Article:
Uber Tales – Housing As Seen From the Road, Edition

As you can imagine, I see a lot of things from the road. And yesterday I was thinking about housing. I know that might sound boring but I don’t think it is. I just think tract housing with lookalike houses is boring.

Yesterday I was all over the place as I drove through three counties way out in the sticks and then into the city. I know people need housing and places to live but these suburban developments with all these houses, a lot of crammed in together don’t hold any appeal for me. Why?

The houses are for the most part thrown up pretty quickly so in about ten years the foundations will shift and crack (they’re mostly slab foundations and since the soil here in South Texas is really loamy and goopy, they will shift eventually). Also, most of these developments are governed by HOA’s (Homeowners Associations) and these organizations can be flat-out nuts at times. Ostensibly they’re to maintain the community amenities like playgrounds and pools along with the streets and stuff. In reality a lot of them turn into nit-picky heaven and enforce all kinds of bullshit deed restrictions (no pink houses or pink flamingo in the yard for example).

I had a passenger who I picked up a few times on my early morning runs who managed a nightclub for two guys who according to him were morons and he also had staffing issues that would give anyone a lot of gray hair. But what he bitched to me about the most was having to go home to a tract-housing development and get dirty looks from his old-fart neighbors for not mowing the grass every week like these heart-attacks-just-waiting-to-happen did. He told me his wife wanted to live in this suburban nightmare but I don’t think he did.

The conformity of cookie-cutter subdivisions amuses me because I still can’t figure out the appeal of living in something so conformist. I grew up in subdivisions as a kid but that was back in the 80’s when you could ride your bike around the place and go outside and listen to music. When I drive through these cookie-cutterville’s I don’t see kids out and about very much. It’s rare for me to see kids on bicycles or hanging out on front driveways or anything like that. I know it’s a different time and all that but I also have to wonder: are a good number of parents class-A ninnies who don’t want their little darlings to scrape a knee and get bitten by a bug? Granted, my generation, Generation X, could walk out injuries that would send anyone else to the hospital but I just don’t see a lot of kids out and about these days.

I still look for them when I’m driving and yes in some neighborhoods I see kids out and about. In 2020, I saw a lot of families out walking in the afternoons during lockdown and I thought that was great. I know it was probably just a case of cabin-fever for a lot of people but jeez, the great outdoors aren’t so bad.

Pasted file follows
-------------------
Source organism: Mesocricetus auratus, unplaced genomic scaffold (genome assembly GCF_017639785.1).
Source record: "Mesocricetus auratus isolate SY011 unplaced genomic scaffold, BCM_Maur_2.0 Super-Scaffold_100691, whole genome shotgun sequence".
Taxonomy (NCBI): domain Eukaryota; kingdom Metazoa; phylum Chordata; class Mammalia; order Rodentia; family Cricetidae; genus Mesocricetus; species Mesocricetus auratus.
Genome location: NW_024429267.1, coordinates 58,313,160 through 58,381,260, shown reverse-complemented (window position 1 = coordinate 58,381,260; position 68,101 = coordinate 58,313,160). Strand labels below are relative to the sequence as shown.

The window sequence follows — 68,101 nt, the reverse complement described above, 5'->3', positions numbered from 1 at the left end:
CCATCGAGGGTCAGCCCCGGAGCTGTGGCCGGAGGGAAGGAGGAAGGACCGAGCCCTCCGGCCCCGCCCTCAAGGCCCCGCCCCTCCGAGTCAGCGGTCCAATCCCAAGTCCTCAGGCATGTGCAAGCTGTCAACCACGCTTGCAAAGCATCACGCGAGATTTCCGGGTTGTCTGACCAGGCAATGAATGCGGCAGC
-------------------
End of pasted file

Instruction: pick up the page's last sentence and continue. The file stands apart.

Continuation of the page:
Another thing I’ve thought about is how my job enables me to see so much. Most people just go to work, run errands, and maybe venture out of their little bubbles from time to time to go to an event or something. I love the fact my job has taken me over every inch of San Antonio, Bexar County (the county San Antonio is in that is pronounced by us locals as ‘Bear’ county and not its’ proper Spanish pronunciation of ‘bey har’) and the surrounding counties.

For example, yesterday was one of those days where I was all over the place. I was in three counties, drove by the state jail on the far west side of Bexar County, and got to take a passenger on the scenic route through some pretty undeveloped land north of the city. As I drove by all that undeveloped land all I could think of was that I kind of hoped they put the tract-housing crap-villes somewhere else. I like driving by farms and seeing cows, horses, goats, and two young burros like I did yesterday. I like driving on two-lane country roads through a canopy of big green trees and houses tucked back from the road. I know that kind of life in the sticks isn’t for everyone but the tract-housing ideal sold to Americans since the end of World War II can’t be the ideal either.

Old neighborhoods built before suburbia are colorful because no two houses are exactly alike. Before zoning laws and crap like that people just bought a piece of land and built what they wanted. Now I know old houses are money pits but newer ones are, too. I like old neighborhoods that are a mix of huge mansions then the cottage next door where the poorer folk lived. And I like seeing houses painted blue, purple, or pink. In the past, some uptight-asshole types used to freak out over those colors and I wondered why. I mean, those aren’t ugly colors and here in South Texas the sun will bleach them out in about five years or so.

In the end, I’m not one for settling down as I don’t think it would have worked out for me. I like being on the road too much and I like the thought of living in a house-on-wheels and seeing the world. And also not having to pay HOA dues and dealing with dirty looks from the neighbors about lawn-mowing.

Author: Michele

Writer by day, Uber driver by night. Single mom to two fur-kids (a dog and a cat).

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